Distress signal detected in Tonga

2022-01-17 22:17:04

A distress signal has been detected in an isolated, low-lying group of islands in the Tonga archipelago following a massive volcanic eruption and tsunami, the United Nations said, prompting particular concern for its inhabitants.

Initial reports suggested no mass casualties on the main island of Togatapu, but two people were reported missing and the capital Nuku’alofa was badly damaged in Saturday’s event, as were resorts and homes along the island’s western beaches, it said.

“Further volcanic activity cannot be ruled out,” the UN Office for the Coordination of Humanitarian Affairs (OCHA) said in the update on Monday, reporting only minor injuries but emphasising that formal assessments, especially of the outer islands, had yet to be released with communications badly hit.

The uninhabited volcanic island of Hunga-Tonga-Hunga-Ha’apai all but disappeared following the blast, according to satellite images from around 12 hours later. The Pacific archipelago was blanketed in ash and volcanic ash clouds spread to countries thousands of kilometres to the west.

The OCHA said there had been no contact from the Ha’apai group of islands and there was “particular concern” about two small low-lying islands – Fonoi and Mango, where an active distress beacon had been detected. According to the Tonga government, 36 people live on Mango and 69 on Fonoi.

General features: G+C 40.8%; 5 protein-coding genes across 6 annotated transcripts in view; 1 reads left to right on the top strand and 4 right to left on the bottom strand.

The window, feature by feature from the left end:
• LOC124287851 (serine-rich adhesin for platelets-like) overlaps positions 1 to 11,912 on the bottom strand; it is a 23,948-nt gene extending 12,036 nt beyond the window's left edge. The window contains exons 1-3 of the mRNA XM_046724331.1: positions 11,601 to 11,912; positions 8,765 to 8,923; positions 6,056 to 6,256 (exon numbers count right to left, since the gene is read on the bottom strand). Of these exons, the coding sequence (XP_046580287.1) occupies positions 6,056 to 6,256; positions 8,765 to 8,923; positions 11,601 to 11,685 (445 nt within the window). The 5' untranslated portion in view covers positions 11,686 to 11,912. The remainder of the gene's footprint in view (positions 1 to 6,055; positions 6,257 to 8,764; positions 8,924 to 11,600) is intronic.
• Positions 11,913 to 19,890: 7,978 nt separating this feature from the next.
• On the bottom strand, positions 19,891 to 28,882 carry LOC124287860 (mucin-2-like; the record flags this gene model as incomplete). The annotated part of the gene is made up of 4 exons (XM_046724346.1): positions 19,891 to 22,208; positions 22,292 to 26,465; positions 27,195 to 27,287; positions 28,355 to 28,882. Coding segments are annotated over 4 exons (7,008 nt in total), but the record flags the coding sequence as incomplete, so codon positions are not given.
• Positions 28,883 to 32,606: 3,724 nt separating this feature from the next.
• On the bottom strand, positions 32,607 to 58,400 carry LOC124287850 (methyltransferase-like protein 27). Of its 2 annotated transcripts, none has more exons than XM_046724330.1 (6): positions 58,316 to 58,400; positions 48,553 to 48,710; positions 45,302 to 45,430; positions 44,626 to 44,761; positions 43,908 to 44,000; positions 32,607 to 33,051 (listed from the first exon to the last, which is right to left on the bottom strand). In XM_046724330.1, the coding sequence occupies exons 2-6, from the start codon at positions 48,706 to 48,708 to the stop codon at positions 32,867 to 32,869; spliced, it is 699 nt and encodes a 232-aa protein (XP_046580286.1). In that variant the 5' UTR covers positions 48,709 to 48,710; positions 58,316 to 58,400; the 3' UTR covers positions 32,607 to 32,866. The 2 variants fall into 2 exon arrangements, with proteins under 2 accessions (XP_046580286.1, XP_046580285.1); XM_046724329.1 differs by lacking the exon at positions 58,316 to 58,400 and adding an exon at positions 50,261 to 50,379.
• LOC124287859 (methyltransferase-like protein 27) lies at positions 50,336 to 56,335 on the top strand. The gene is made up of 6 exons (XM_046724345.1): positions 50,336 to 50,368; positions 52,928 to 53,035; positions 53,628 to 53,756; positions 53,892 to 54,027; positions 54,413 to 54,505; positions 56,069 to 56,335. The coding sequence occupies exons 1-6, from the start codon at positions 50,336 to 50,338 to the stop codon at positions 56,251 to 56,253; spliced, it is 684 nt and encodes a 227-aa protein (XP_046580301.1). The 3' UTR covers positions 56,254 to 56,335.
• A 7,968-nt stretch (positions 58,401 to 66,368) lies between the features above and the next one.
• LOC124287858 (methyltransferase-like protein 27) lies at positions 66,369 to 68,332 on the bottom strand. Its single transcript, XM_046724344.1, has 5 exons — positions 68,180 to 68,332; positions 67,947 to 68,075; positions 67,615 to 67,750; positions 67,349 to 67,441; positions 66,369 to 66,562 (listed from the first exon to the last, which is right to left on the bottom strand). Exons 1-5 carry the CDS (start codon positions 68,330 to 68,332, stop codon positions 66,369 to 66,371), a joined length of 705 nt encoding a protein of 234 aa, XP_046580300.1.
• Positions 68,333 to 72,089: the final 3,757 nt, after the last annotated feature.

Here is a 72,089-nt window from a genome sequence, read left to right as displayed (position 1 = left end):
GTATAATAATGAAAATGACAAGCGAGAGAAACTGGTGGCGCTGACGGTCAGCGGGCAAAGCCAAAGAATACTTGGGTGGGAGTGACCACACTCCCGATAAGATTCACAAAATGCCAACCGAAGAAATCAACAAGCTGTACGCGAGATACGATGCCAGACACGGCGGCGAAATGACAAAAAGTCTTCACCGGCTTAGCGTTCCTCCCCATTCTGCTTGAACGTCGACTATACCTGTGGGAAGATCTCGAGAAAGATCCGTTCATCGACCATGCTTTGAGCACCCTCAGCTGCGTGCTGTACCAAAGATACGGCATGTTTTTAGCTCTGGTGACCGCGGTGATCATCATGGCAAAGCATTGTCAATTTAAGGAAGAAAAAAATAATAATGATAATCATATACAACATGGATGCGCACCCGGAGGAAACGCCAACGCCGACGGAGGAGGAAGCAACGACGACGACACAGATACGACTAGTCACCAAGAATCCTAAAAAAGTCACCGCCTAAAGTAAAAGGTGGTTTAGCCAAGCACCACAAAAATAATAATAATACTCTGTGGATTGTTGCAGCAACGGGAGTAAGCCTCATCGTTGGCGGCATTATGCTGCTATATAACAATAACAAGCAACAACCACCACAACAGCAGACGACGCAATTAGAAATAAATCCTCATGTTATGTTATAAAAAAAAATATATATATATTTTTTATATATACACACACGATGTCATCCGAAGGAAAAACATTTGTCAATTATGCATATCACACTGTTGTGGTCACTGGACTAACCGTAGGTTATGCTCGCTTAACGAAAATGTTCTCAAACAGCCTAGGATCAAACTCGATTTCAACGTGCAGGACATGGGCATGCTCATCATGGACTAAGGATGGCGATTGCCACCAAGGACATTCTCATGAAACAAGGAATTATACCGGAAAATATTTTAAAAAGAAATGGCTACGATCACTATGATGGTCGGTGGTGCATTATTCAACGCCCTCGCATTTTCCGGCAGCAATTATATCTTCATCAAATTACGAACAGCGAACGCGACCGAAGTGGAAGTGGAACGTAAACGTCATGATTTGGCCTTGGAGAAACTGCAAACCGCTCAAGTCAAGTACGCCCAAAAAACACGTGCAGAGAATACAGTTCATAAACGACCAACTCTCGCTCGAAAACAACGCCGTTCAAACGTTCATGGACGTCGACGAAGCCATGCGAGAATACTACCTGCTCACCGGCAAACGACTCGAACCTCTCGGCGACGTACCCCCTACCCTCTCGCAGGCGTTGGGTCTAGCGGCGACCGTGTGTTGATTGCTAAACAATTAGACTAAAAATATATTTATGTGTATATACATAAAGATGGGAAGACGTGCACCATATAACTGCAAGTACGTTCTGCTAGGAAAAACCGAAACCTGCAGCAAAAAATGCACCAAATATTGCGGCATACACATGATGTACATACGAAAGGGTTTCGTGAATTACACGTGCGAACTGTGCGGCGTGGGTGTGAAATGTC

Experts said the volcano, which last erupted in 2014, had been puffing away for about a month before rising magma, superheated to around 1000 degrees Celsius, met with 20-degree seawater, causing an instantaneous and massive explosion.

Australia and New Zealand sent surveillance flights on Monday to assess damage and Australia’s Minister for the Pacific Zed Seselja said Australian police had visited beaches and reported significant damage with “houses thrown around”.

British woman Angela Glover, who ran a dog charity in Tonga, was killed, her Sydneysider brother told British media.

The impact of the eruption was felt as far away as Fiji, New Zealand, the United States and Japan. Two people drowned off a beach in northern Peru due to high waves caused by the tsunami.

Tonga is COVID-free and has concerns about the risk of aid deliveries spreading the virus to the island – any aid sent will need to be quarantined and it’s unlikely any foreign personnel would be allowed to disembark aircraft.

International communication has been severely hampered by damage to an undersea cable, which could take more than a week to restore, and Australia and New Zealand were assisting with satellite calls, he said.

The Ha’atafu Beach Resort, on the Hihifo peninsula, 21km west of the capital Nuku’alofa, was “completely wiped out”, the owners said on Facebook.

The family that manages the resort had run for their lives through the bush to escape the tsunami, it said. “The whole western coastline has been completely destroyed along with Kanukupolu village,” the resort said.

Katie Greenwood, the Pacific head of delegation for the International Federation of Red Cross and Red Crescent Societies, told Reuters up to 80,000 people could have been affected by the tsunami.

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Source by [earlynews24.com]